Dear colleagues and friends,
thanks for the possibility of further communication through this discussion forum. I would like to point out to all people who are interested a new article about Erard Harps in the Collection of the Czech Museum of Music Prague
The article details are: Daniela Kotašová: Erard Harps in the Collection of the Czech Museum of Music, Musicalia 10, 1-2, 2018, ISSN 1803-7828, pp. 85-114.
At the same time I would like to discuss my next project. We have more musical instruments in our collection that are related to their owner, resp. interpreter. The collection contains two keyboard stringed instruments, which Mozart played during his stays in Prague, pianos of significant Czech composers such as Antonín Dvořák ect., violin owned by František Ondříček, who became famous worldwide ect. Knowing these facts, I gradually reveal harpists, who once played instruments from our current collection of musical instruments. I write about the owners of Erard harps in my last year's article (page 94-98).
In the next article I would like to reconstruct a "story of harp No. 2284" (double-action pedal harp Erard, Gothic model, Paris, 1892) from its creation in 1892, till its donation to a collection of National Museum in 1984. Based on the preserved sources (archives, contemporary photos, literary adapted harpist memories, etc.) I can assemble this "biographic" as a puzzle.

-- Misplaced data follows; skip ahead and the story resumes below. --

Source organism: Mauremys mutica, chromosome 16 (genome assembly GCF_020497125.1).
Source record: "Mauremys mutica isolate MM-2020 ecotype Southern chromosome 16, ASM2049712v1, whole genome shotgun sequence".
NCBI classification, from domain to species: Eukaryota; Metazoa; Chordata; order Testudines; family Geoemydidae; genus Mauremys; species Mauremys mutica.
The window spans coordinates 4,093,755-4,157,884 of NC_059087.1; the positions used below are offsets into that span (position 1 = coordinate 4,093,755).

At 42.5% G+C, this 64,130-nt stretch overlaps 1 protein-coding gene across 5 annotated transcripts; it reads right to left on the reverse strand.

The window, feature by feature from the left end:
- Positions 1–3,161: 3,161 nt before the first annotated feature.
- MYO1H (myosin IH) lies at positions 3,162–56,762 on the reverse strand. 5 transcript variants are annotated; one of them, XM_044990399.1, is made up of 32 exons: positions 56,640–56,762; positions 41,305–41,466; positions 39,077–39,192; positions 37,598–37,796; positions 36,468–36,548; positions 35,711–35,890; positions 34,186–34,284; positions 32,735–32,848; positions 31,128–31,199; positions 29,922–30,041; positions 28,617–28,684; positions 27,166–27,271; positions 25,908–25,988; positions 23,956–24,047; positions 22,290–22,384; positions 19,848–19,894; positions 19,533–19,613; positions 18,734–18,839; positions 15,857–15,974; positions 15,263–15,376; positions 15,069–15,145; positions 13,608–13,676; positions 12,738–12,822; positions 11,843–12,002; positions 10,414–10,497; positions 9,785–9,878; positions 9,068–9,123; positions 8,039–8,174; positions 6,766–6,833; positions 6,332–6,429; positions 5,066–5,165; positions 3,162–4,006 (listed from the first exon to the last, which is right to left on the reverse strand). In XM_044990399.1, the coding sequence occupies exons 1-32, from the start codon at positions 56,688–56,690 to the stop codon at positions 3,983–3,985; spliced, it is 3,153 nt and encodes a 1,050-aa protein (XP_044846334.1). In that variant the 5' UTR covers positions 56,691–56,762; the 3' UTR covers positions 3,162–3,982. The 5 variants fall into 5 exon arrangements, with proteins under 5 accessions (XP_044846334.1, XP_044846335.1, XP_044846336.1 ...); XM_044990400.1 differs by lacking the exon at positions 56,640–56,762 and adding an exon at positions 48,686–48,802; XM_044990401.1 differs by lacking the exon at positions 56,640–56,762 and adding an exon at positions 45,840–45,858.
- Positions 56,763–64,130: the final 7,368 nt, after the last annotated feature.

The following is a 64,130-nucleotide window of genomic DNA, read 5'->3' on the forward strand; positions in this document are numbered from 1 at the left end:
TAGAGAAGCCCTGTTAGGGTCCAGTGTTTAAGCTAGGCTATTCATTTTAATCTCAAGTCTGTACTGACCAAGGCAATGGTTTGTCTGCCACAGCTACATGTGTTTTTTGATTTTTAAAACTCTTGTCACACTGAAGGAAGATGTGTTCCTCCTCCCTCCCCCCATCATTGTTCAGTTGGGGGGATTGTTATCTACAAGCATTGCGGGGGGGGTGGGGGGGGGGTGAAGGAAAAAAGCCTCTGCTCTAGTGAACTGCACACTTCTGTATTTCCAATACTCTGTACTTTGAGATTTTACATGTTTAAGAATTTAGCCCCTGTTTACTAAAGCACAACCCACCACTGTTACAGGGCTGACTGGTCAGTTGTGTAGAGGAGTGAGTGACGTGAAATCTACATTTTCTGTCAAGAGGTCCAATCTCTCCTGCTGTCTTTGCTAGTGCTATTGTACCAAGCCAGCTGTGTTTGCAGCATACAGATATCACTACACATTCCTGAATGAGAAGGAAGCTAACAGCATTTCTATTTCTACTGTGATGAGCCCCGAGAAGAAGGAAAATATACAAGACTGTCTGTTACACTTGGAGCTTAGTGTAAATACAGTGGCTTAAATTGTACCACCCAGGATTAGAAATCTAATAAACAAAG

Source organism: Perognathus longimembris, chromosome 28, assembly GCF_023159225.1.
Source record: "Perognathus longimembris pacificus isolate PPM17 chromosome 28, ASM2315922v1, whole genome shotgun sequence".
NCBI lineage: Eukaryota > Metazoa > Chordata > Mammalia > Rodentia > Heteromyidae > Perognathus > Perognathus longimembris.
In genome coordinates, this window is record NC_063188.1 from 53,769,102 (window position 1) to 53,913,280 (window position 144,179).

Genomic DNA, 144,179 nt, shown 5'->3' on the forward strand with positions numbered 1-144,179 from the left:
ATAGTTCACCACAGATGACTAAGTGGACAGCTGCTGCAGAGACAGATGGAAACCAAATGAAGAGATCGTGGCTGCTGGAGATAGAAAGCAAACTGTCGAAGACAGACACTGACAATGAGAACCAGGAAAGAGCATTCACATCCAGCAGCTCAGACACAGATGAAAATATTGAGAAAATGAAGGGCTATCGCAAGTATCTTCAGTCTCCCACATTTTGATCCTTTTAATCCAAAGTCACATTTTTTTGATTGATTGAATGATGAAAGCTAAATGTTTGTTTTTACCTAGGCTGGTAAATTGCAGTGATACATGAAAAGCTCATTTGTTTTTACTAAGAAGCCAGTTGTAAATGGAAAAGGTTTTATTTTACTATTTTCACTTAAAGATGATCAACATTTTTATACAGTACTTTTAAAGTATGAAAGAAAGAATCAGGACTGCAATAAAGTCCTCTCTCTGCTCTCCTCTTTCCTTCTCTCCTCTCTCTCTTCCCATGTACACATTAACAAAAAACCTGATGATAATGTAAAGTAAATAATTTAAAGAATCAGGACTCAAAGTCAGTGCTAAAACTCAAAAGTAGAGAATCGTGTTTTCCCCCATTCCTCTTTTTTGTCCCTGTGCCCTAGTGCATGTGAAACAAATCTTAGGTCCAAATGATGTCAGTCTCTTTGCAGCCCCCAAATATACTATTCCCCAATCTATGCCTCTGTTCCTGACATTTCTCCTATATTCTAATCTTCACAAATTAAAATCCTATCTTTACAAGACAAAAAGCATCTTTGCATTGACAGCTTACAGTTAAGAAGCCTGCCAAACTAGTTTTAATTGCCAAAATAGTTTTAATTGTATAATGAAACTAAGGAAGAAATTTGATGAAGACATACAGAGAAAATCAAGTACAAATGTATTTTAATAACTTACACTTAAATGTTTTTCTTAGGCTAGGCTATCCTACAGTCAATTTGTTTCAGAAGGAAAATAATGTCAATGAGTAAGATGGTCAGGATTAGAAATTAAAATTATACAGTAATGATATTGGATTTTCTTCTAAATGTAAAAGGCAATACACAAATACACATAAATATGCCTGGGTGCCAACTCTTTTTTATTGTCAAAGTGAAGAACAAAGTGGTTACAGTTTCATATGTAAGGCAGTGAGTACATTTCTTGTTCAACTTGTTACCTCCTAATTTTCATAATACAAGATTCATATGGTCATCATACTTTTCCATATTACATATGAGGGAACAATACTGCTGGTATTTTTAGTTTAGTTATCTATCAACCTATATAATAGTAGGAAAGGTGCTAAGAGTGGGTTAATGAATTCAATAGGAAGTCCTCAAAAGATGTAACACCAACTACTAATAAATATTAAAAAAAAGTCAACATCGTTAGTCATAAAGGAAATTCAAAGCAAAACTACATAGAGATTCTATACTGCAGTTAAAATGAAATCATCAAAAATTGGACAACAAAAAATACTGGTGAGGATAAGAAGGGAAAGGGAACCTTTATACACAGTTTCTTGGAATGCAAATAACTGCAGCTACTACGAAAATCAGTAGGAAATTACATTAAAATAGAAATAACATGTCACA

Concerning the fact that I would like to extend my research to a wider context, I need to find out if and in what form, the relationship between the harp and its performer was dealt with abroad. If somebody has an idea or a comment to this question, I would be grateful for it.
National Museum Prague - Czech Museum of Music
I am currently reading Nancy Hurrell’s excellent new book: The Egan Irish Harps, Tradition, patrons and players (Dublin: Four Courts Press, 2019). At numerous points I thought of Dr Kotašová’s query about scholarly literature that discusses the relation between musicians and the harps they played. Hurrell discusses several Egan harps that have been preserved in the homes of the original owners, alongside printed music and other documentary evidence. (See for example, her fascinating chapter on the instrument that belonged to Lady Alicia Parsons (c. 1815-85) of Birr Castle, County Offaly.) .
Dear Dr Kotašová,
It was a pleasure to read your fascinating article. I have discussed the relation between harp and performer with respect to a Naderman harp from 1780 in my article:
« The Viscountess de Beaumont’s Harp and Music Album (1780) », Galpin Society Journal LXII (2009), pp. 159-166;196-197.